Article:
Grant Will Assist Inmates Approaching Release and Combat Drug Contraband in Prisons
MILFORD, MA (STL.News) The Massachusetts Department of Correction will use more than $1 million in federal funds to treat opioid use disorder among inmates effectively and humanely while reducing drug contraband behind prison walls, Commissioner Carol A. Mici said today.
Earlier this year, in light of the national opioid epidemic’s impact on Massachusetts residents, including the state’s incarcerated population, DOC sought funding to support its Managing Opioids in Prisons: Treatment & Prevention initiative. The goals of the project are to reduce crime and violence, associated costs, and recidivism rates by improving prison safety and promoting the health of inmates with opioid use disorders prior to their release. Last month, DOC was awarded $1,238,195 over three years to support the project. The funds were part of a Justice Reinvestment Initiative grant from US Department of Justice’s Bureau of Justice Assistance.
“Of about 8300 inmates in Massachusetts state prison facilities, an estimated 1500 have a diagnosed Opioid Use Disorder,” said Commissioner Mici. “We are committed to fighting opioid use disorder and this money will help strengthen the continuum of substance use treatment we currently provide.”
While DOC has offered naltrexone-based Medication-Assisted Treatment at all facilities since 2014 and expanded its use to include buprenorphine earlier this year, the Managing Opioids in Prison: Prevention & Treatment project will deliver enhanced MAT services to criminally sentenced men and women nearing their release dates. The number of Naltrexone injections administered to eligible participants will be increased prior to their return to the community, supporting their success and recovery upon re-entry: in addition to reducing cravings for opioids, Naltrexone is not a pharmaceutical that can be diverted for illicit purposes.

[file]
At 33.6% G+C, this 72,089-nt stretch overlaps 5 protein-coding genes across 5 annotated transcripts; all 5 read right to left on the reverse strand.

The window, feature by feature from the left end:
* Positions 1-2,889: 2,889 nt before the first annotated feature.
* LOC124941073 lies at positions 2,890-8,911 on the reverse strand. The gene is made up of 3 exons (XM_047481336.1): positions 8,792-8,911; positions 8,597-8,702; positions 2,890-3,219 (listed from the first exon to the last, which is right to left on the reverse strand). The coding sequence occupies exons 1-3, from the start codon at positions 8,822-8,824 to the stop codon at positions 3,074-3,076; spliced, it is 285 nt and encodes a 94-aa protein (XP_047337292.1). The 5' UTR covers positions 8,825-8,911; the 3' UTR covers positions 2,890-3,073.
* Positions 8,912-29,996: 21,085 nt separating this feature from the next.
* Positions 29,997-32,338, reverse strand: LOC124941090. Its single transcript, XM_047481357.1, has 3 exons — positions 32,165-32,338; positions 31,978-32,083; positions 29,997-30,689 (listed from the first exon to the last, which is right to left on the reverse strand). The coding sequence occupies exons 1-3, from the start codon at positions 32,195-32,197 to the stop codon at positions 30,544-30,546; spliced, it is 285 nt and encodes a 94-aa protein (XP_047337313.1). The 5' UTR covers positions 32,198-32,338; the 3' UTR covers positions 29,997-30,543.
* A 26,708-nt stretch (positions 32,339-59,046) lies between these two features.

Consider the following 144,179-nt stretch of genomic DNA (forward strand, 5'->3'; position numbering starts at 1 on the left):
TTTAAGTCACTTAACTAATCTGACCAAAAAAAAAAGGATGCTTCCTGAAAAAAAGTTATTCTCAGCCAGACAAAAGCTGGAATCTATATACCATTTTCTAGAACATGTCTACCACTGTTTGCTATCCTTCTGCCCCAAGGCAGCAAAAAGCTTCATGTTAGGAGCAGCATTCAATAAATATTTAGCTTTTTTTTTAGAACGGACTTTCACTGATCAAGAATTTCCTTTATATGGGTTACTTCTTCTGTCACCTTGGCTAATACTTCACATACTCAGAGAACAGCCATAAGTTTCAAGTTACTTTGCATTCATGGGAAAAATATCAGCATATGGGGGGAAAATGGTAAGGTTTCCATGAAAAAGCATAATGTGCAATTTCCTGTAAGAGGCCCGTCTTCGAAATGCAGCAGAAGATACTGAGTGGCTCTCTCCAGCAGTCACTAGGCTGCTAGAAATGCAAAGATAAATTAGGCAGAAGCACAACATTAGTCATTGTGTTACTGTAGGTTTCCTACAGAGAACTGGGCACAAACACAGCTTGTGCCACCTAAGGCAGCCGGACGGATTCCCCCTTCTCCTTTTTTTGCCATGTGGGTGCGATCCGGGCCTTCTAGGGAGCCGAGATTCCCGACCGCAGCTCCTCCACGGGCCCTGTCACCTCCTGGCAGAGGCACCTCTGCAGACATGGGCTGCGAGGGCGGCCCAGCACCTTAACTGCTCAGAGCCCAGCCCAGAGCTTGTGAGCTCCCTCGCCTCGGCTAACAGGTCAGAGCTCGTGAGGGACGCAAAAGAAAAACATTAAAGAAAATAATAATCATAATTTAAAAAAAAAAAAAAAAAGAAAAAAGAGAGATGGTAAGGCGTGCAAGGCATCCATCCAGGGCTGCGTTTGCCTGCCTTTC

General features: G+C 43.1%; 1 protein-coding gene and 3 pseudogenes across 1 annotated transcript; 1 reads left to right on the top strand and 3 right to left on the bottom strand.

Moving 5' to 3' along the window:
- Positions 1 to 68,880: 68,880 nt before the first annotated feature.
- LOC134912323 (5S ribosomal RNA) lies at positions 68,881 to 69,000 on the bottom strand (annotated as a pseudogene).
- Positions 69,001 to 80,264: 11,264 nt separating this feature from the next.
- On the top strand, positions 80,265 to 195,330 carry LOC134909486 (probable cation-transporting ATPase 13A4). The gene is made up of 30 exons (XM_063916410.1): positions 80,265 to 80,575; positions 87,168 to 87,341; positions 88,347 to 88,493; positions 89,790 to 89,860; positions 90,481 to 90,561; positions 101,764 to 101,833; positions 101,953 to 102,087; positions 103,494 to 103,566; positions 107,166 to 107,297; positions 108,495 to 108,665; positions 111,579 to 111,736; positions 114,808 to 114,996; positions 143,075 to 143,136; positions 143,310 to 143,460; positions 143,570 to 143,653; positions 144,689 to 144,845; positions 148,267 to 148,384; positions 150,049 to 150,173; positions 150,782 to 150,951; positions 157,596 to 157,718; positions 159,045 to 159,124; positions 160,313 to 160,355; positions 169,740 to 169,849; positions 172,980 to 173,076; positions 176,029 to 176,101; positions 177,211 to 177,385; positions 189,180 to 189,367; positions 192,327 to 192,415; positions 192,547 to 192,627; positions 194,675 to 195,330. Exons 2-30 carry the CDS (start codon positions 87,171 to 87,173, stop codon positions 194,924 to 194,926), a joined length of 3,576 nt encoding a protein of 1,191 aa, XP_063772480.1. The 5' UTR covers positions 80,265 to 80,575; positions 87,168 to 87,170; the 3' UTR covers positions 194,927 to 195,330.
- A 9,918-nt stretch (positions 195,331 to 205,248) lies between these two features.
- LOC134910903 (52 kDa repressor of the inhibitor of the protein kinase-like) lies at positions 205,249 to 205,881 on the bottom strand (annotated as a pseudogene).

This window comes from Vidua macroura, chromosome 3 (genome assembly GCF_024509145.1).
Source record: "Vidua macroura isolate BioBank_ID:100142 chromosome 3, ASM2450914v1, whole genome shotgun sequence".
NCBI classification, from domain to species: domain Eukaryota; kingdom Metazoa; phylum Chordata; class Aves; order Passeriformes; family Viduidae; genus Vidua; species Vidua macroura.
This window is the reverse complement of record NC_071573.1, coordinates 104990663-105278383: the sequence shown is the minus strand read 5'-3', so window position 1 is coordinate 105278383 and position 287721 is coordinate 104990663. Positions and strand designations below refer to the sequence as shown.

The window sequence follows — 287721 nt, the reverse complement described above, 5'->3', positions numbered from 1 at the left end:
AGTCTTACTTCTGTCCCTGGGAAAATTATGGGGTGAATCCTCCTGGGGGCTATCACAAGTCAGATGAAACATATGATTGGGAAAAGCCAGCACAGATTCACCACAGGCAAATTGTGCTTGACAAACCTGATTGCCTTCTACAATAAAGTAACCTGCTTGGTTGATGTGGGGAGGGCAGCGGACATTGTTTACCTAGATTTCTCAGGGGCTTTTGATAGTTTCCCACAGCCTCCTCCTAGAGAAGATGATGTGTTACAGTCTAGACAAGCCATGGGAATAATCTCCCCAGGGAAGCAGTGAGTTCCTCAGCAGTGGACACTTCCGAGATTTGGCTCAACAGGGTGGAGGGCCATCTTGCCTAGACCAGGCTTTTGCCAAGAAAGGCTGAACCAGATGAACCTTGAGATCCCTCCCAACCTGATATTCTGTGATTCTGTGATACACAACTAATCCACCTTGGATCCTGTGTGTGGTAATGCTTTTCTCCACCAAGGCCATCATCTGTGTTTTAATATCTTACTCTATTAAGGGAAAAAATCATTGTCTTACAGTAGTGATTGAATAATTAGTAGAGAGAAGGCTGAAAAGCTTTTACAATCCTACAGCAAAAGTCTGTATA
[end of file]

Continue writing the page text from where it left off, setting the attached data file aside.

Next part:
The program will be geared toward individuals with an identified Opioid Use Disorder, within 12 months of release, who have been enrolled in or graduated from the Department’s Correctional Recovery Academy or another substance use disorder treatment program. An estimated 300 to 400 inmates are expected to be eligible.
“I’d like to commend Commissioner Mici and her team for identifying this funding source and using it to address a critical issue for the Commonwealth,” said Secretary of Public Safety and Security Thomas Turco. “This initiative reflects an affirmative step by DOC to promote successful re-entry, supporting men and women as they return to the community and benefitting the community itself.”
Recognizing that successful Medication-Assisted Treatment requires participation in a variety of support systems to succeed, the project will also increase the number of DOC’s Recovery Support Navigators. Recovery Support Navigators provide one-on-one case management assistance for up to 12 months after release, coordinating medical, mental health, and behavioral counseling appointments; helping to find appropriate housing and employment; and connecting clients to public resources and services. Project funds will allow more candidates access to Medication-Assisted Treatment earlier in their incarceration, promoting a more successful reentry to the community and increasing engagement in comprehensive, multi-faceted treatment after release.
The initiative will also fund strategies to reduce the introduction of drug contraband into DOC facilities. Because illicit substances – and especially opioid substances – can put staff and inmates’ lives, health, and physical safety in danger through overdose and drug-related violence, DOC is constantly striving to prevent its entry into facilities while allowing inmates access to family support systems.
The grant will support those efforts, building on an existing network among the Department of Correction, county sheriffs, and law enforcement agencies. This in turn will protect inmates and staff alike by reducing the negative behaviors related to drug smuggling and potentially lethal usage.